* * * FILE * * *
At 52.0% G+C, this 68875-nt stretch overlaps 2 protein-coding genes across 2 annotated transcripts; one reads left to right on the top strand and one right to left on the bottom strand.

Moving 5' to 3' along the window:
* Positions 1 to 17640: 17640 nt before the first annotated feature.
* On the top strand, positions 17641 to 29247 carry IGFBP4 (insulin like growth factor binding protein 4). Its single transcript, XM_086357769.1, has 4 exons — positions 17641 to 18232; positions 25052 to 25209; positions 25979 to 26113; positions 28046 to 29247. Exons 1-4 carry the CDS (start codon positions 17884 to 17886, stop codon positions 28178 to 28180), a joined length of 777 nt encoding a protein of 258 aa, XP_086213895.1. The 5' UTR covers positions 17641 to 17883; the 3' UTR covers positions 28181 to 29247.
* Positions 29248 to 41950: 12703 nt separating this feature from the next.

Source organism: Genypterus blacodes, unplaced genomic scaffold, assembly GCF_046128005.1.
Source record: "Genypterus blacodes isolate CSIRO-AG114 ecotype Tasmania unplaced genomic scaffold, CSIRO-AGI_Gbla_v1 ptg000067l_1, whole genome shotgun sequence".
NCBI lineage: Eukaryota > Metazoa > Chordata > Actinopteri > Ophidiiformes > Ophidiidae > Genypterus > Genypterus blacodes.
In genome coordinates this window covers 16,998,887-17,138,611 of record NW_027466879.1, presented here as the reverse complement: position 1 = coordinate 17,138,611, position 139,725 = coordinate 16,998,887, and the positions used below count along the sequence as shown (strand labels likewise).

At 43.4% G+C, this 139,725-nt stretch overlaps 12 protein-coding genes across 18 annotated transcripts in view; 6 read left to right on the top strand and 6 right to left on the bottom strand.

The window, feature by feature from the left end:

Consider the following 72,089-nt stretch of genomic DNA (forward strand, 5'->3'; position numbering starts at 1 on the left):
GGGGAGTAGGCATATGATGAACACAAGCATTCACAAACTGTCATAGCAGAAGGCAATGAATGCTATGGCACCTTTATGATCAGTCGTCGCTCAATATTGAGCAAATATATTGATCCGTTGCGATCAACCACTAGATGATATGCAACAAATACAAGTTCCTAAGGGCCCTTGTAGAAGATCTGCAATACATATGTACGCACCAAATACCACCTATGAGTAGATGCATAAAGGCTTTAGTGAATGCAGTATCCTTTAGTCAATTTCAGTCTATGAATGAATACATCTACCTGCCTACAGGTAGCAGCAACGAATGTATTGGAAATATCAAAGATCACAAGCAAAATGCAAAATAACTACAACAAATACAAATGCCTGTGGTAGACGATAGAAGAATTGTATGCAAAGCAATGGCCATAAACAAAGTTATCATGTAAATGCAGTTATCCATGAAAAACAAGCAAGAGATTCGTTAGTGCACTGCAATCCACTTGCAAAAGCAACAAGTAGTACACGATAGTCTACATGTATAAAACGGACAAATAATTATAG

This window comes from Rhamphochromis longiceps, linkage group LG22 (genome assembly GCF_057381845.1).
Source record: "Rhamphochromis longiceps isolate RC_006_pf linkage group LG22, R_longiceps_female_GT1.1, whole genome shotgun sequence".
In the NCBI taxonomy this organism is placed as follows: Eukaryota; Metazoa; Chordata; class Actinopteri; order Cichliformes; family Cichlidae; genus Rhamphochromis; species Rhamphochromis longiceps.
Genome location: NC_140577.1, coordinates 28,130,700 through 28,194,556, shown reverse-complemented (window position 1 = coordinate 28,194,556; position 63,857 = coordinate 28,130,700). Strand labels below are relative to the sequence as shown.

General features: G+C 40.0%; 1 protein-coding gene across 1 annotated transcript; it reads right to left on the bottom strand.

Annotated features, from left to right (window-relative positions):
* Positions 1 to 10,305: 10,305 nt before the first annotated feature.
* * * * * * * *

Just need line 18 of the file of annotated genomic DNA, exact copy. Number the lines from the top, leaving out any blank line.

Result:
General features: G+C 40.0%; 1 protein-coding gene across 1 annotated transcript; it reads right to left on the bottom strand.